Tesla's Making Autopilot Cars in 2015. Why This is More Practical Than Google's Self Driving Cars
Johnny Cab was Sci-Fi only a few years ago. Are we ready for the real thing?
10 years ago, DARPA created a race to build self-driving cars that could complete a race in the middle of the Mohave Desert. It didn't end well. None of the cars finished.
Each year, a new race was held and the cars could not only complete the race in the middle of nowhere, but in an urban environment (using an abandoned military base). This means the cars not only had to drive, but merge with traffic, navigate typical obstacles and obey local traffic signs.
Meanwhile, as Google was making headlines showing off prototype / concept cars that could drive themselves, Tesla Motors has been making the real thing, cars that will be shipping within just a few months. Cars that can drive themselves. Really.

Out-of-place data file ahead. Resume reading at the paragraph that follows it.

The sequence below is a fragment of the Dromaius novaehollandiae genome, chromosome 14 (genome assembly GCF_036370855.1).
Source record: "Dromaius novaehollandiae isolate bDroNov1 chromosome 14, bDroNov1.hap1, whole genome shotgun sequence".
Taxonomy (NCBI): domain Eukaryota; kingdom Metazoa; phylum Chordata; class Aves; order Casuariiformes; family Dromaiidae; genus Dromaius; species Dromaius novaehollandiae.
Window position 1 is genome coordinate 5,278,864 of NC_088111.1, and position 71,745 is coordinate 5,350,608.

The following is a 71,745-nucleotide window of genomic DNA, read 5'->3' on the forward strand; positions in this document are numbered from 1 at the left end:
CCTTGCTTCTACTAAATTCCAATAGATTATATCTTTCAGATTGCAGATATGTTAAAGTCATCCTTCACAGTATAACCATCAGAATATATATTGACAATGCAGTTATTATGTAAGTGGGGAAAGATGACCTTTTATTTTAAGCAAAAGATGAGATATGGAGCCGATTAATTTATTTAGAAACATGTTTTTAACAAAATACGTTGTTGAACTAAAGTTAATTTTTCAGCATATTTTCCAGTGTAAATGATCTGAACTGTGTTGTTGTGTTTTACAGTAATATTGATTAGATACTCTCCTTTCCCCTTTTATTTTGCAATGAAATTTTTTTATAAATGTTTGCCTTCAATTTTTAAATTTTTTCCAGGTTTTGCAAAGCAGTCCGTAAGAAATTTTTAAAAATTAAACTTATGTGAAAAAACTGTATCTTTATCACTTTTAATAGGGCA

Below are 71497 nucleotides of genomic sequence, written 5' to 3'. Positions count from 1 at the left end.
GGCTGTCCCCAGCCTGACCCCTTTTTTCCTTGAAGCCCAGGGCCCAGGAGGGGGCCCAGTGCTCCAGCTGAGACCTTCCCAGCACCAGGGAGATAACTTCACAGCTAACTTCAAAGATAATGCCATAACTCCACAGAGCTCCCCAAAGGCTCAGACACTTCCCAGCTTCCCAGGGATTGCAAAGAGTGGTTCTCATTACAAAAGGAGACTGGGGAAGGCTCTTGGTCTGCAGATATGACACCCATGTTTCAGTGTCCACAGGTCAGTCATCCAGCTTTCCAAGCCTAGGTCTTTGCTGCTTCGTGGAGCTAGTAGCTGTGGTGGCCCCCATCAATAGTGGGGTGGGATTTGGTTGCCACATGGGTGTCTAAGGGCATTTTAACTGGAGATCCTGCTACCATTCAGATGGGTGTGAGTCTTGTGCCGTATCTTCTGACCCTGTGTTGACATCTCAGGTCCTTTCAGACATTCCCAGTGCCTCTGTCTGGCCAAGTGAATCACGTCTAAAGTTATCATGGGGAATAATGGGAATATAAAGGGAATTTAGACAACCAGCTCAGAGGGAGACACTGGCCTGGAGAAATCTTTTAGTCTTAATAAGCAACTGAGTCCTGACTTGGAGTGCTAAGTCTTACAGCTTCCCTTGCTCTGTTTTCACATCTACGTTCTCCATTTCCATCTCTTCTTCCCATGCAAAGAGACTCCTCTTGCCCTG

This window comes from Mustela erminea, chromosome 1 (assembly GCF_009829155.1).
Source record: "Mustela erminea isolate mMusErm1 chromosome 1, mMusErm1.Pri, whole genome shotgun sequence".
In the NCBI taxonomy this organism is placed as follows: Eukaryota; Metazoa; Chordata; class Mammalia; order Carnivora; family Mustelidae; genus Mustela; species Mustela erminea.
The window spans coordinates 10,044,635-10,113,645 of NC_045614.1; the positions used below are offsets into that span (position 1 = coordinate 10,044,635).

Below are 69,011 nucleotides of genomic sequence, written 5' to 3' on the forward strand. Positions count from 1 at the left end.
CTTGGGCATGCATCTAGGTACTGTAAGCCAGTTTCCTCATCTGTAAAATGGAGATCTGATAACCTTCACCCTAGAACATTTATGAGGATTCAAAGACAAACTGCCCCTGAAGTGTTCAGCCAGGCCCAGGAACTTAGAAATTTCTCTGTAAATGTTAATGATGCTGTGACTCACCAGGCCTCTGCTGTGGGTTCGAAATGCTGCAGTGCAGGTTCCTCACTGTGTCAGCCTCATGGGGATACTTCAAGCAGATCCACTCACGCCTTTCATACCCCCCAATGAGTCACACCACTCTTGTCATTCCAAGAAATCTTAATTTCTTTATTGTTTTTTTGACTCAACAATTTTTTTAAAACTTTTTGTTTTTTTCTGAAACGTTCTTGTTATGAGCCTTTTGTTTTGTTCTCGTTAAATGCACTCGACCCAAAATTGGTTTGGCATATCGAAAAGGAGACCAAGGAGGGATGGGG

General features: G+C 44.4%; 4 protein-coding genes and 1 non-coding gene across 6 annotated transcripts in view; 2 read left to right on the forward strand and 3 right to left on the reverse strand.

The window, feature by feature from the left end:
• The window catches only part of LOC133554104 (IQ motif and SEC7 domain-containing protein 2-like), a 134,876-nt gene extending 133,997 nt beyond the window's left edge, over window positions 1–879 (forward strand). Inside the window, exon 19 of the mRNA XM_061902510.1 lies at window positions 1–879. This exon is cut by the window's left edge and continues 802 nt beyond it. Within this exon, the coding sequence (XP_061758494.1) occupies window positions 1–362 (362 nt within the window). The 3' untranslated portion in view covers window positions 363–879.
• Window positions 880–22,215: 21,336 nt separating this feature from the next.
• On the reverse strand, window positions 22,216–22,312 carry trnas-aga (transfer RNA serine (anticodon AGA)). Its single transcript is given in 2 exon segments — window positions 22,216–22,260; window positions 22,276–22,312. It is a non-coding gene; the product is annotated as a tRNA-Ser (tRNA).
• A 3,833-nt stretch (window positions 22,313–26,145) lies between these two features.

The key is, unlike Google's prototypes which are completely autonomous, these cars also have steering wheels.
The reason I see this as more practical than a completely self-driving car is that you can decide when you feel more comfortable driving. For people who take long drives and fall asleep at the wheel, this car can save lives.
Naturally, this opens up the issue of liability. What happens if there's an accident while using the autopilot. Elon Musk, Tesla's founder says that the car is to be under the driver's supervision, so you are responsible to monitor the road conditions and use common sense.
If you aren't familiar with Elon Musk, or Tesla, you may be interested in knowing that Elon Musk is also the man behind SpaceX, a company that is now building the next generation of spaceships that NASA will be using to go to the International Space Station. Musk reminds many people of Tony Stark aka Iron Man, the billionaire inventor and rocket scientist.
Joe Crescenzi, Founder
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